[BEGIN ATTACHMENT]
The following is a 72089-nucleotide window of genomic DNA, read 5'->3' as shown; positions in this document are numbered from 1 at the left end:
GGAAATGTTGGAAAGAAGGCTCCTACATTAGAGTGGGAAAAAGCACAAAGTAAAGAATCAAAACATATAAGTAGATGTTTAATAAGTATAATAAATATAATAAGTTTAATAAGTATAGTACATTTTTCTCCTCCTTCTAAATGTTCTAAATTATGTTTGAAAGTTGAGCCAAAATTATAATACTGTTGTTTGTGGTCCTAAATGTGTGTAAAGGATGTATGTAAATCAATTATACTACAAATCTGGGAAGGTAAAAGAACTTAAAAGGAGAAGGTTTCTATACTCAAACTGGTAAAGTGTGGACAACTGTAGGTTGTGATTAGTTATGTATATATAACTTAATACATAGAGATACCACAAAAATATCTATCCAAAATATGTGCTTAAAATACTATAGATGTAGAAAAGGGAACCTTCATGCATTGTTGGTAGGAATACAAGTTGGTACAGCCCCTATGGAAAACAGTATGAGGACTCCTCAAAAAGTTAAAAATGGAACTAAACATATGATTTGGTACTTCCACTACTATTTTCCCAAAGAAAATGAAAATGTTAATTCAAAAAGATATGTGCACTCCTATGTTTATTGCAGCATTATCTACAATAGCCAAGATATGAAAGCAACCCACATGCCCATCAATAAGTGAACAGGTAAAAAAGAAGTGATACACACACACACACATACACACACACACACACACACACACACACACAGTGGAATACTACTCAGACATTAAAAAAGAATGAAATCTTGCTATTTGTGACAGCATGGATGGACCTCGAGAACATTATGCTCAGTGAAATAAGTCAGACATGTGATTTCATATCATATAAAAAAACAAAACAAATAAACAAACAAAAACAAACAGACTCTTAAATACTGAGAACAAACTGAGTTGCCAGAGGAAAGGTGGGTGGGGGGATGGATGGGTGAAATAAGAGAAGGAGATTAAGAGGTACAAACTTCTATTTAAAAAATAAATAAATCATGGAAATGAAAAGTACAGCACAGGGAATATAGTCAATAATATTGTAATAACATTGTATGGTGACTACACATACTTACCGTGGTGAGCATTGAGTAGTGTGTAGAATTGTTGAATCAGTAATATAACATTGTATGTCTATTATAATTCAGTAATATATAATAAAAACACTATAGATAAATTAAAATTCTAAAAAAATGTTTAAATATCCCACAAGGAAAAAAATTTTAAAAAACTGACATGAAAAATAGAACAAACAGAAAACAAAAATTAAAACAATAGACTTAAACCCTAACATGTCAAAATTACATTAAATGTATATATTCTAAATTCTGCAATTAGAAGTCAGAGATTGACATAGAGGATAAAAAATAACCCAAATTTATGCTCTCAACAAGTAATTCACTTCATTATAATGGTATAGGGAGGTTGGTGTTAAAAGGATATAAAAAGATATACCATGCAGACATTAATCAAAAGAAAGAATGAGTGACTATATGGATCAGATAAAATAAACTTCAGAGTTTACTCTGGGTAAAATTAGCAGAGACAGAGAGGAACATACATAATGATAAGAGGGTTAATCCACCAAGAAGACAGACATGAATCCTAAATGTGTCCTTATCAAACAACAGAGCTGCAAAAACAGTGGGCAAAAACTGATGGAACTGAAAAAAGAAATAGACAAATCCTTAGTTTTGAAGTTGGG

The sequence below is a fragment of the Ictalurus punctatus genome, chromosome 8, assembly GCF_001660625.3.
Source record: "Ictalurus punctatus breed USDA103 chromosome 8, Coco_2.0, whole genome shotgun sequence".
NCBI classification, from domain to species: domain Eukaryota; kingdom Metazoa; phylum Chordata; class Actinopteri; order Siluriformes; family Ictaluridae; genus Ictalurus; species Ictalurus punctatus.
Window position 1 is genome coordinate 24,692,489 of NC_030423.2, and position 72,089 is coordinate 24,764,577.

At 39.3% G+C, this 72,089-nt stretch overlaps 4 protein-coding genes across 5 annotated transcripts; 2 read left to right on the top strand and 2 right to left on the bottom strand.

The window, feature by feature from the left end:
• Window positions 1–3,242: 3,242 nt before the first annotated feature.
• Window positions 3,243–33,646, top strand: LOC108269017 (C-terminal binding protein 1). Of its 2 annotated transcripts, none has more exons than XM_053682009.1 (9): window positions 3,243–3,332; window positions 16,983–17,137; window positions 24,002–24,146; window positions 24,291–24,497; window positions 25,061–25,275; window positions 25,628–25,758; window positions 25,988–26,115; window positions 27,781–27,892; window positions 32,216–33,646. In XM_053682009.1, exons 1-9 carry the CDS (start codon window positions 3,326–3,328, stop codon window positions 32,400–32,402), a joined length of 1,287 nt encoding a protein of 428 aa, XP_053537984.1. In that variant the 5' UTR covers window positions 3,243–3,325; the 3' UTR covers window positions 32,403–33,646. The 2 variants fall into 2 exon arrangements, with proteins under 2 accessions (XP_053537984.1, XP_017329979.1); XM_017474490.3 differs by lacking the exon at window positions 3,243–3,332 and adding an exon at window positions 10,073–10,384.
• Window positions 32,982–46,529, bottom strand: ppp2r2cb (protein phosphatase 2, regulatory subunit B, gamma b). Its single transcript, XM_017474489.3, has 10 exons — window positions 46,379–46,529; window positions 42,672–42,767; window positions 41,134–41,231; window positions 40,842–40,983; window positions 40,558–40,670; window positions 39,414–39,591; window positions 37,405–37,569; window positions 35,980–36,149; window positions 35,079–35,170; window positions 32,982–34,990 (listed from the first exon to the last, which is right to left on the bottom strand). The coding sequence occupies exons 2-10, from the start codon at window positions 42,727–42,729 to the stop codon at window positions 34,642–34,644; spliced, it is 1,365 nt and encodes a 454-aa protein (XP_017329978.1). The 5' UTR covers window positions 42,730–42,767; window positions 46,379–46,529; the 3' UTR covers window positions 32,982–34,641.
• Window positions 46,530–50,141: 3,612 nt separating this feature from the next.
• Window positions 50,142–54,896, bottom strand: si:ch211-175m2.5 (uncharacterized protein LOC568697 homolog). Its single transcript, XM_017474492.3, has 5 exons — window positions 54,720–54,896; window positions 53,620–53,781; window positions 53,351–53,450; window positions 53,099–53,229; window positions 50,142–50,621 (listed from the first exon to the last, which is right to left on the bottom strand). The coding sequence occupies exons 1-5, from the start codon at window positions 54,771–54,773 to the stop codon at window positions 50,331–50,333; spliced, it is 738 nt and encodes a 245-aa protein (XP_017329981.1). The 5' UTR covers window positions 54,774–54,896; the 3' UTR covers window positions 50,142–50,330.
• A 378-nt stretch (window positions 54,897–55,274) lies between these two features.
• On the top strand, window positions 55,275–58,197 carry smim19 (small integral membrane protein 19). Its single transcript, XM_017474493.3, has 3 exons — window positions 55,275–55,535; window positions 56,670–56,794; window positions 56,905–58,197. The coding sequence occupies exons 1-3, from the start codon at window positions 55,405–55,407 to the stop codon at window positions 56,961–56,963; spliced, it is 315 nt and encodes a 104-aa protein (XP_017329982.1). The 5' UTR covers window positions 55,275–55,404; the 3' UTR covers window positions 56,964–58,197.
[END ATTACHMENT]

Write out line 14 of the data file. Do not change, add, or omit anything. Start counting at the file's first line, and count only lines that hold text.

• A 378-nt stretch (window positions 54,897–55,274) lies between these two features.